One moment the International Monetary Fund is a thinktank, musing on economic problems such as the entrenched slow growth that could face developed nations – as it did on Tuesday in some early releases from its spring forecasts (full publication next week).
The next moment its role as lender of last resort takes the spotlight – and in that capacity another crunch moment arrives on Thursday when Greece either pays or reneges on €450m (£330m) it owes the Washington-based organisation.
This debt, dating back to the highly contentious bailout of Athens by the IMF and Brussels in 2010, is one of a series of payments the Greeks will make with money borrowed from other sources as it rolls over and re-finances €320m of loans to public and private institutions.
IMF boss Christine Lagarde would like us all to think that a Venn diagram of these two jobs as thinktank and lender would show little crossover. There are designated teams for each job and each has its own agenda. The crack team of auditors checking that pension payments to retired workers in Greece are valid is, literally, continents apart from the deep-thinking economists on Pennsylvania Avenue.
Yet the remedies outlined by the IMF to counter the threat of persistent low growth in Britain and other developed world economies, as documented in that report, show that debt influences growth and in extremis can choke it off.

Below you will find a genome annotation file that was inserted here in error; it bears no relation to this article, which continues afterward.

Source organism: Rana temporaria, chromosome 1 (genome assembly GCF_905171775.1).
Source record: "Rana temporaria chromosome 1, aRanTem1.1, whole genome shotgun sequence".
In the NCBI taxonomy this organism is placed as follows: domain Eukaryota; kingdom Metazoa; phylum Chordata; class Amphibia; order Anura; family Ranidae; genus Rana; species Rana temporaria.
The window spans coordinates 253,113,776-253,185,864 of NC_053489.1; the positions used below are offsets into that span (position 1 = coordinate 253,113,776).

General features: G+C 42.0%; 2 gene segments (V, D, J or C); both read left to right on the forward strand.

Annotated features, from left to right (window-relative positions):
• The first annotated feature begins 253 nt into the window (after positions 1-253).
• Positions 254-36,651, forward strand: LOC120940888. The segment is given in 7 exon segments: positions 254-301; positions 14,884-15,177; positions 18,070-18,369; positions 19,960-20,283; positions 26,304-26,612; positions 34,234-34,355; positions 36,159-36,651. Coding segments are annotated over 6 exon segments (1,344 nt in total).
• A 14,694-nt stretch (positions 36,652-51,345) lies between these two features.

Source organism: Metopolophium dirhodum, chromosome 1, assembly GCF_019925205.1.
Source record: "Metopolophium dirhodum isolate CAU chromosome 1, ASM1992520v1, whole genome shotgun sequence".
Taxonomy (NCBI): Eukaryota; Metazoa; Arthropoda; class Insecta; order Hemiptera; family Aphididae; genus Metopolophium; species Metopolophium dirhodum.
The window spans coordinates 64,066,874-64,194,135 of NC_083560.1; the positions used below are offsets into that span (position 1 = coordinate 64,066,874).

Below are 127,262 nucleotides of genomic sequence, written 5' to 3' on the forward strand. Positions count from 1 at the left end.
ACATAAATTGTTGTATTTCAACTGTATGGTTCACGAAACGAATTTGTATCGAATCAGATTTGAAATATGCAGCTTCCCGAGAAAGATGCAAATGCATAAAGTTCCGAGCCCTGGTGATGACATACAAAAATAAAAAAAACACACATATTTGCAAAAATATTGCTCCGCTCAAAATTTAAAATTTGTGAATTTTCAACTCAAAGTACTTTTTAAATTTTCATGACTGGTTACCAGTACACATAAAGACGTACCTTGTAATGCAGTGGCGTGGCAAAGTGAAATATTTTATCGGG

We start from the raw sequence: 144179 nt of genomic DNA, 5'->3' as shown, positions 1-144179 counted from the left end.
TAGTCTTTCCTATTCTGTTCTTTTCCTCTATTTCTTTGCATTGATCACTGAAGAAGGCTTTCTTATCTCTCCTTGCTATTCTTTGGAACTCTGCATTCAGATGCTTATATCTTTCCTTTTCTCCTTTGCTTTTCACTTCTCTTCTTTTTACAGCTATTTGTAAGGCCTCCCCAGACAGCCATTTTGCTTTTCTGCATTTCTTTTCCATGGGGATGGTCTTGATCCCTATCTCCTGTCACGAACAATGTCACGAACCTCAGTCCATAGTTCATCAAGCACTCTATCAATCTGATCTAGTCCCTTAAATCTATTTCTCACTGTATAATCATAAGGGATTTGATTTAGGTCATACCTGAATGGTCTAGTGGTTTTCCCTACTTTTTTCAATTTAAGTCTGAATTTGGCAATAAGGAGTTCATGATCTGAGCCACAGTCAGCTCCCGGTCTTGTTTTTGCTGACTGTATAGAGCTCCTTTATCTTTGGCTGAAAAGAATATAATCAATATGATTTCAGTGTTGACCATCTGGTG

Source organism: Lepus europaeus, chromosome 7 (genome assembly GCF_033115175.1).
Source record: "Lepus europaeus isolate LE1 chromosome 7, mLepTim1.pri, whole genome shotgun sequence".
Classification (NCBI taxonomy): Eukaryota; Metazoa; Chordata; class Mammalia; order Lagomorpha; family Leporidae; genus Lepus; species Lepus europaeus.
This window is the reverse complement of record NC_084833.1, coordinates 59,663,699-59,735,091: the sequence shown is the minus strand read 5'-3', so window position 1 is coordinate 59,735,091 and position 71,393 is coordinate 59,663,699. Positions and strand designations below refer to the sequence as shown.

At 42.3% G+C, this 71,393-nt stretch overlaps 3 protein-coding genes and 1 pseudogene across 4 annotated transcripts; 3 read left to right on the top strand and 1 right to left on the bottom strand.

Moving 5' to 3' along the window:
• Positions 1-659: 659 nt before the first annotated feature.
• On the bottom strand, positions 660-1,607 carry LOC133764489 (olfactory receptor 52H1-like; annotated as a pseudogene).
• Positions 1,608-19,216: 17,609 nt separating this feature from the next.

The links need to be made, even if the IMF refuses to do so.
In the report - Where are we headed, perspectives on potential output - the IMF says the world’s major economies risk a long period of low growth unless governments do more to overcome the after-effects of the financial crisis and the longer-term problem of ageing populations.
Looking forward, the IMF said potential growth in advanced economies was expected to increase slightly from an average of about 1.3% a year in the last six years to 1.6% until 2020, but not reach the 2.25% average seen between 2001 and 2007.
Without a switch to policies that spur growth, it argues, governments would struggle to shift their debts.
Among the list of policy reforms are demand-side measures such as greater spending on research and development, much–needed infrastructure projects and a greater emphasis on workers’ skills. On the supply side, tax reforms that make work pay.
But growth is not the only way to diminish or pay back debts. Cancelling them is another. Banks do it with their worst performing customers. Unfortunately for Greece, the IMF refuses to use the same criteria as Lloyds or RBS would when confronted by a failed business.
A couple of years ago the IMF admitted it made mistakes during the Greek bailout and hinted that it would have accepted weaker terms and possibly a debt write off. Now it’s up to its neck in the EU’s austerity politics, it cannot budge.
This article was written by Phillip Inman economics correspondent, for theguardian.com on Tuesday 7th April 2015 19.00 Europe/Londonguardian.co.uk © Guardian News and Media Limited 2010